He was strong arms
warming & enfolding me in darkness.
He was hugging my mother
while I did dance & beg at his feet.
He gave me beer I hated
and played me pool holding me up to reach the table.
He was excitement blowing into a grey exsistence.
He was tall and dark and handsome.
He was distance.
He was coldness in a box.
He is the man, gone, whose books in my hands I hold
afraid to open lest the ghost of him leave me as he did.
He made this bookcase, and he made this cabinet.
He wrote with this pen in this notebook his weekly budget.
Yes, I remember Daddy.
My Father changed then most every day.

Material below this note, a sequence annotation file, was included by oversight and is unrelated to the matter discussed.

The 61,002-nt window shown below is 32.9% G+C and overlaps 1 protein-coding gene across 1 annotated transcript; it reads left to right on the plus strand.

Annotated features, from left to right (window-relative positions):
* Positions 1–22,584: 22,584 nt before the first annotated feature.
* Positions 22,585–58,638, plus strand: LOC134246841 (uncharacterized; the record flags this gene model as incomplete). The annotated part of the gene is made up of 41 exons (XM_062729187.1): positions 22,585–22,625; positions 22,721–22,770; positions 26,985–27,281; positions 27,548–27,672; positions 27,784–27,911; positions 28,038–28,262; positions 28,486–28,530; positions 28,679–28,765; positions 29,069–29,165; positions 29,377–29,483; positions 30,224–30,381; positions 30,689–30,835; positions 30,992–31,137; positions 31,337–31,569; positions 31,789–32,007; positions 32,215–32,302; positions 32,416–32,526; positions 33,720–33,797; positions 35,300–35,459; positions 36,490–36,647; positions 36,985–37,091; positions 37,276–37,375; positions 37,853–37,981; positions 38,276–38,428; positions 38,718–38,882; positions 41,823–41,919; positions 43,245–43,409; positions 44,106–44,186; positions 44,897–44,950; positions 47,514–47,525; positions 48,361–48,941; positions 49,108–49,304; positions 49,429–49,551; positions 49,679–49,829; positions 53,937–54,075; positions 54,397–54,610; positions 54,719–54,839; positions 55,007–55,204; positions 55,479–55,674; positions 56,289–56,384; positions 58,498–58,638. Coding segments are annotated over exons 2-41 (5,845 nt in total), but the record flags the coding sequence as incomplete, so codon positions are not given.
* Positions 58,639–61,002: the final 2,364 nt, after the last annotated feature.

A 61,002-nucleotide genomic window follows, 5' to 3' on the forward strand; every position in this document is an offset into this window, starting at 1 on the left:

They came and went and never stayed.
They are strangers upon whose lap I sat.
They were men who left at evenings end.
I slept in darkness unwarmed and unenfolded.
I know Dad.
He is the man who regularly
drove from out of town to see my mother.
He is the man for whom my mother made us set the table
with matching table ware settings.
He is the man for whom my mother made Yorkshire Pudding.
He brought her candy and flowers and made her smile.
They danced in the living room.
He took us away from "all of this" and took us home.
He gave us peace and security
amid the bustle of four abandoned adolescents.
He played me music and took me to operas.
He danced with me in the library.
He told me jokes.
He ate my kitchen experiments without complaint.
He sent me to college and gave me a car
and helped me out of trouble.
He was patient with me while I bloomed late.
He taught me quietness of the spirit.
He taught me gentleness of the soul.
Yes, I do know Dad.
Carol T. L. Phillips
Wed 12 June 1991